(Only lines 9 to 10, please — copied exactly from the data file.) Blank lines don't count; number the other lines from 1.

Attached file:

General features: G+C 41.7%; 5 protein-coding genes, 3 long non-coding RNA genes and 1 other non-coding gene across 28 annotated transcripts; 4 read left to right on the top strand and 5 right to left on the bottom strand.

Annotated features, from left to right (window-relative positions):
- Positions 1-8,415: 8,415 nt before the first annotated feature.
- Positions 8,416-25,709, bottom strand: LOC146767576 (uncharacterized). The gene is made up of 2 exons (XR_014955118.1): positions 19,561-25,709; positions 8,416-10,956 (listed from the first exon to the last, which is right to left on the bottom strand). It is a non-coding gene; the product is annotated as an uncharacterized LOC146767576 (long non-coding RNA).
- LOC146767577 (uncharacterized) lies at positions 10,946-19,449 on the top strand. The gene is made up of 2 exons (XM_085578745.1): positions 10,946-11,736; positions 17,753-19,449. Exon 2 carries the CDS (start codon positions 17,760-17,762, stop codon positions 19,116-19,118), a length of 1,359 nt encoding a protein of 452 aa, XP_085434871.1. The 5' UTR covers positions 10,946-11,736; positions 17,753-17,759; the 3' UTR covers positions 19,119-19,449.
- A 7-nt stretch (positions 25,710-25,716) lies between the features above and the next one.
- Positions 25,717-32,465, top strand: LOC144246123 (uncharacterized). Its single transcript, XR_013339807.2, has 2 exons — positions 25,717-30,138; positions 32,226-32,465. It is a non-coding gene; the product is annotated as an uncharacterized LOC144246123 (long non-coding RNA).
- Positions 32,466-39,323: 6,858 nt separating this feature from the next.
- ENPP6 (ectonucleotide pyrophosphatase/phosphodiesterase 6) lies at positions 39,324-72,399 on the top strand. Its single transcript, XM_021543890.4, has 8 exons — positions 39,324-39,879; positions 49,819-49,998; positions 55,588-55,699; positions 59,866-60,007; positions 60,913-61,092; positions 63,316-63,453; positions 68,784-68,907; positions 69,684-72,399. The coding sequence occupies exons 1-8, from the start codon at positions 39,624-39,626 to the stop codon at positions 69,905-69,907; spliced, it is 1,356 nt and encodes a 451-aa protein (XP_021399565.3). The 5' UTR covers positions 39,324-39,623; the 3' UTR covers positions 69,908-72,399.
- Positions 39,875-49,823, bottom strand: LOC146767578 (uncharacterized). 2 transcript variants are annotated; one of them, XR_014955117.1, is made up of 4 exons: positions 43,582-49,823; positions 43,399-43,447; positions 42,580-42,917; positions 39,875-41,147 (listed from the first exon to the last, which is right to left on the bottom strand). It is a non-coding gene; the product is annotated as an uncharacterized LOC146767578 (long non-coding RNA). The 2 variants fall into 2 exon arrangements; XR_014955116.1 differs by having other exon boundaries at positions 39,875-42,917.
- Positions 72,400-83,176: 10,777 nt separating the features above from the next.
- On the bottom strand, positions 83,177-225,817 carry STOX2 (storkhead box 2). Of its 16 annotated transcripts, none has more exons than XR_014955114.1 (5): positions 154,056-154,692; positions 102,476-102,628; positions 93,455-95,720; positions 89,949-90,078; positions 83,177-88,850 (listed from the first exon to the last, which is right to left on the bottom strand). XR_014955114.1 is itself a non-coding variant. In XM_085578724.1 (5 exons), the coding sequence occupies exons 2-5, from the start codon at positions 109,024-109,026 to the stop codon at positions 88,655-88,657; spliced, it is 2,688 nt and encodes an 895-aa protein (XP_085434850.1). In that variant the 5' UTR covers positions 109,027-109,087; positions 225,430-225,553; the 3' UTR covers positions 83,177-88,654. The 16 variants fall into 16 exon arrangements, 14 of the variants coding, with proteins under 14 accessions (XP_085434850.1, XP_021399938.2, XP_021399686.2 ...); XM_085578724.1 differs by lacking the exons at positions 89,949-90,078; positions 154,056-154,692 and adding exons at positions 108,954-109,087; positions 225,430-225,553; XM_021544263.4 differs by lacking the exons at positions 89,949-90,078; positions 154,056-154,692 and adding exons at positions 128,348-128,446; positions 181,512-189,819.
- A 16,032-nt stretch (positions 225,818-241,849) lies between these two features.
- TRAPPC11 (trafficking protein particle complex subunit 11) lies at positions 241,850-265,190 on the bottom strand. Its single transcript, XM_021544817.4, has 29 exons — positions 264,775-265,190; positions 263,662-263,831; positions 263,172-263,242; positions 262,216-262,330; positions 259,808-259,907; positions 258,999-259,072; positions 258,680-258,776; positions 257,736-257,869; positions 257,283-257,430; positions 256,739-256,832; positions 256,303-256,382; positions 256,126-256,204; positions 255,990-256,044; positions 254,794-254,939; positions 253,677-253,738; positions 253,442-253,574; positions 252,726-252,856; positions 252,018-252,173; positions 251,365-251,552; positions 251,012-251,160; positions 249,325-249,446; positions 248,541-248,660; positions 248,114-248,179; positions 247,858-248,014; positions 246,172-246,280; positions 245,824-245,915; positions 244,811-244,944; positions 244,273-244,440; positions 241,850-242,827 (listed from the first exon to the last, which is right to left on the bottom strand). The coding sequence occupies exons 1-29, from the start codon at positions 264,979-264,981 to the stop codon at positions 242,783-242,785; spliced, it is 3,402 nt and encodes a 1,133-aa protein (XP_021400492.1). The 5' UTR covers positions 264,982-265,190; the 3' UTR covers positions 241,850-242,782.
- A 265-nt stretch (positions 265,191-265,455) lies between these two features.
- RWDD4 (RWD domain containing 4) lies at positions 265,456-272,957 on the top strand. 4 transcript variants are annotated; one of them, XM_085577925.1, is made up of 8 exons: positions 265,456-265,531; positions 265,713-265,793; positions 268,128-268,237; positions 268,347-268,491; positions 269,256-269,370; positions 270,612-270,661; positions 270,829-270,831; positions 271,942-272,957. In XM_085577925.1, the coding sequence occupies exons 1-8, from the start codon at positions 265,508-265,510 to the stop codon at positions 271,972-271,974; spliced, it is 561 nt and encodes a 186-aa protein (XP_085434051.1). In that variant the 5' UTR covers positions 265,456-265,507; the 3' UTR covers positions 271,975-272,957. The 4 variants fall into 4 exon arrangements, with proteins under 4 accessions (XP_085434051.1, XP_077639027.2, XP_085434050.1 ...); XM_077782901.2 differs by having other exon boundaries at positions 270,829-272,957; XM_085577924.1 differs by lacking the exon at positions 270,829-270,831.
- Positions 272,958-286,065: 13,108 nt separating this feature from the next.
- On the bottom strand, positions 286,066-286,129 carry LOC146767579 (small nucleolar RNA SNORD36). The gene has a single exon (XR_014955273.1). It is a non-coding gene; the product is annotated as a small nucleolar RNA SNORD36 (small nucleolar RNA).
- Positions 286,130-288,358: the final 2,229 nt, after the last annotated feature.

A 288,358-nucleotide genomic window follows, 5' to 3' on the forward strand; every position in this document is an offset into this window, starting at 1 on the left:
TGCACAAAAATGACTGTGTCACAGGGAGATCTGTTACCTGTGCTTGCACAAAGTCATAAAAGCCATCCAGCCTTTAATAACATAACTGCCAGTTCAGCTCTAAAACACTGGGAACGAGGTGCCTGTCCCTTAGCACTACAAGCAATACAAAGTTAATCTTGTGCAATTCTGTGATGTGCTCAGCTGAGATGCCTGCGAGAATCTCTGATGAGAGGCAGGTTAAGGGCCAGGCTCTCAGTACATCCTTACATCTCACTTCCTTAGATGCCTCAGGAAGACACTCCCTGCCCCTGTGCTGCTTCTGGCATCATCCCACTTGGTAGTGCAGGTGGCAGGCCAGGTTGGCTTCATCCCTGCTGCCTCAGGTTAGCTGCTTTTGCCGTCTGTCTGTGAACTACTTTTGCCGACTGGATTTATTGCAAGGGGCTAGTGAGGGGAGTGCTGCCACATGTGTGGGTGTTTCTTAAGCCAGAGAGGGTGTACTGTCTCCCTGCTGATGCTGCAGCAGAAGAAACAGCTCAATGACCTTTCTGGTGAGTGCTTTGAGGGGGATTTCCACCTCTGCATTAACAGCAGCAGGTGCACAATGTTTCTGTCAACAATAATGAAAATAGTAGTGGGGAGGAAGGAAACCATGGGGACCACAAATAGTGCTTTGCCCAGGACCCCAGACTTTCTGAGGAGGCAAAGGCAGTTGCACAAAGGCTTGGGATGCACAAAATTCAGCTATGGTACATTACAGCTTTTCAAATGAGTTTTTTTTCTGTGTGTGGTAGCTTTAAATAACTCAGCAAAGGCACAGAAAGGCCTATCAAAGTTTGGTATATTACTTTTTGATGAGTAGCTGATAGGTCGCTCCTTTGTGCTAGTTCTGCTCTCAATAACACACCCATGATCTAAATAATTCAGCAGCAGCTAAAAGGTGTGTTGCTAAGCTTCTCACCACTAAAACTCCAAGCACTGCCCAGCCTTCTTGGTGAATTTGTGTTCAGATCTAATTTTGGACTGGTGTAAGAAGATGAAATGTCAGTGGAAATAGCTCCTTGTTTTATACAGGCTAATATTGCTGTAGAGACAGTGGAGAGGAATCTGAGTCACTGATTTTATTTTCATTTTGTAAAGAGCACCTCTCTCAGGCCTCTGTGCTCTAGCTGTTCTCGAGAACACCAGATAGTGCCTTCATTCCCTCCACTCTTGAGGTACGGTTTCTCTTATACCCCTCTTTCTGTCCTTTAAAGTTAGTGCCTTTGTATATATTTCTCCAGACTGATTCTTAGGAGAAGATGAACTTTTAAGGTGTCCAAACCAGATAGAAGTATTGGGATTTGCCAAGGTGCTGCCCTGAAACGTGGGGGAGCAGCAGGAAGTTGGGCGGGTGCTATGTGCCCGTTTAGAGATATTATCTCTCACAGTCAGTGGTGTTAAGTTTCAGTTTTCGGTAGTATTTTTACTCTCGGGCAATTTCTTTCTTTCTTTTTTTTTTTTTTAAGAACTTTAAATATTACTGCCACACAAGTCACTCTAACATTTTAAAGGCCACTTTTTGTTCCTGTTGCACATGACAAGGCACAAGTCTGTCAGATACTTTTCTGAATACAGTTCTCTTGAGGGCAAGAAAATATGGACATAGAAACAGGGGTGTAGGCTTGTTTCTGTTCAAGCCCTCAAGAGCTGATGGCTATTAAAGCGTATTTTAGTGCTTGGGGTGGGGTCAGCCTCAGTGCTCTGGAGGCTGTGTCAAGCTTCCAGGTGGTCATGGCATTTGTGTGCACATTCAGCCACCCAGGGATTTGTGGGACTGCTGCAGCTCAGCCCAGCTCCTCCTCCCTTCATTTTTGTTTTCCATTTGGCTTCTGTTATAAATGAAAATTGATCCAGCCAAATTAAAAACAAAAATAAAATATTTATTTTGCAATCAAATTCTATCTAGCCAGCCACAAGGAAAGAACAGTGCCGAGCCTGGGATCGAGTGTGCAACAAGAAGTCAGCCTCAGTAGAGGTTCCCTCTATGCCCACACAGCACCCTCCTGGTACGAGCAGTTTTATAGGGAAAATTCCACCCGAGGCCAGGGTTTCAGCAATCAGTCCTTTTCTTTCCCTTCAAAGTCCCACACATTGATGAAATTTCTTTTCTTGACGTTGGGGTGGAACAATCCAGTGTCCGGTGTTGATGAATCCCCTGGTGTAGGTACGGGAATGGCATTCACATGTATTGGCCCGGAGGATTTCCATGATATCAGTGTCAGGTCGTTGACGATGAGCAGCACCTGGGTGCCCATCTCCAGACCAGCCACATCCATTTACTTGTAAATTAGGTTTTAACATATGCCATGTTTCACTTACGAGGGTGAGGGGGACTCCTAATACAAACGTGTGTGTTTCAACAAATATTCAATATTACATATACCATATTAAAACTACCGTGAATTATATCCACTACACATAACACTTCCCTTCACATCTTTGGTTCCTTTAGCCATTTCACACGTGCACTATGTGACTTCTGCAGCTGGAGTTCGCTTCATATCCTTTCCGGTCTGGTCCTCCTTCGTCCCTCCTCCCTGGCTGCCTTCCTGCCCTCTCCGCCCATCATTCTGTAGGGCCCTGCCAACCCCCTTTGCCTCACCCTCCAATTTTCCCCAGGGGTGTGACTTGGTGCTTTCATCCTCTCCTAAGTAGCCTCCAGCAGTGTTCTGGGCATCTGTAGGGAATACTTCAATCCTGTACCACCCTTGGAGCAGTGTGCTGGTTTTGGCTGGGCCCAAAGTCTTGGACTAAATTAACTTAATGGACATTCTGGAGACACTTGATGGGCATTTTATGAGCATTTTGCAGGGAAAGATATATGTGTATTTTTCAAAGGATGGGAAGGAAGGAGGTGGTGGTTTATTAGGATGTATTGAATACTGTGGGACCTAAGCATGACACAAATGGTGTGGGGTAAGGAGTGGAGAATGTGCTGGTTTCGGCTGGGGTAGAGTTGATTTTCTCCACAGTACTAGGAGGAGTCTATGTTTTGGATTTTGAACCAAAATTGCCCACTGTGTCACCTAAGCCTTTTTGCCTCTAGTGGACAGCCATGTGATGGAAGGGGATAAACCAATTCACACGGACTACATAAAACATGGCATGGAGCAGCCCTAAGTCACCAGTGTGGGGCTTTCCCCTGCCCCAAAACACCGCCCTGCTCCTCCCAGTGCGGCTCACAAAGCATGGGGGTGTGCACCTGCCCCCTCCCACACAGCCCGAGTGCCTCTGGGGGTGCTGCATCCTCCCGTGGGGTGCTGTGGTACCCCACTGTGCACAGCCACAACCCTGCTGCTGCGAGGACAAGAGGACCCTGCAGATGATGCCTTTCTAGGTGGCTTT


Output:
- ENPP6 (ectonucleotide pyrophosphatase/phosphodiesterase 6) lies at positions 39,324-72,399 on the top strand. Its single transcript, XM_021543890.4, has 8 exons — positions 39,324-39,879; positions 49,819-49,998; positions 55,588-55,699; positions 59,866-60,007; positions 60,913-61,092; positions 63,316-63,453; positions 68,784-68,907; positions 69,684-72,399. The coding sequence occupies exons 1-8, from the start codon at positions 39,624-39,626 to the stop codon at positions 69,905-69,907; spliced, it is 1,356 nt and encodes a 451-aa protein (XP_021399565.3). The 5' UTR covers positions 39,324-39,623; the 3' UTR covers positions 69,908-72,399.
- Positions 39,875-49,823, bottom strand: LOC146767578 (uncharacterized). 2 transcript variants are annotated; one of them, XR_014955117.1, is made up of 4 exons: positions 43,582-49,823; positions 43,399-43,447; positions 42,580-42,917; positions 39,875-41,147 (listed from the first exon to the last, which is right to left on the bottom strand). It is a non-coding gene; the product is annotated as an uncharacterized LOC146767578 (long non-coding RNA). The 2 variants fall into 2 exon arrangements; XR_014955116.1 differs by having other exon boundaries at positions 39,875-42,917.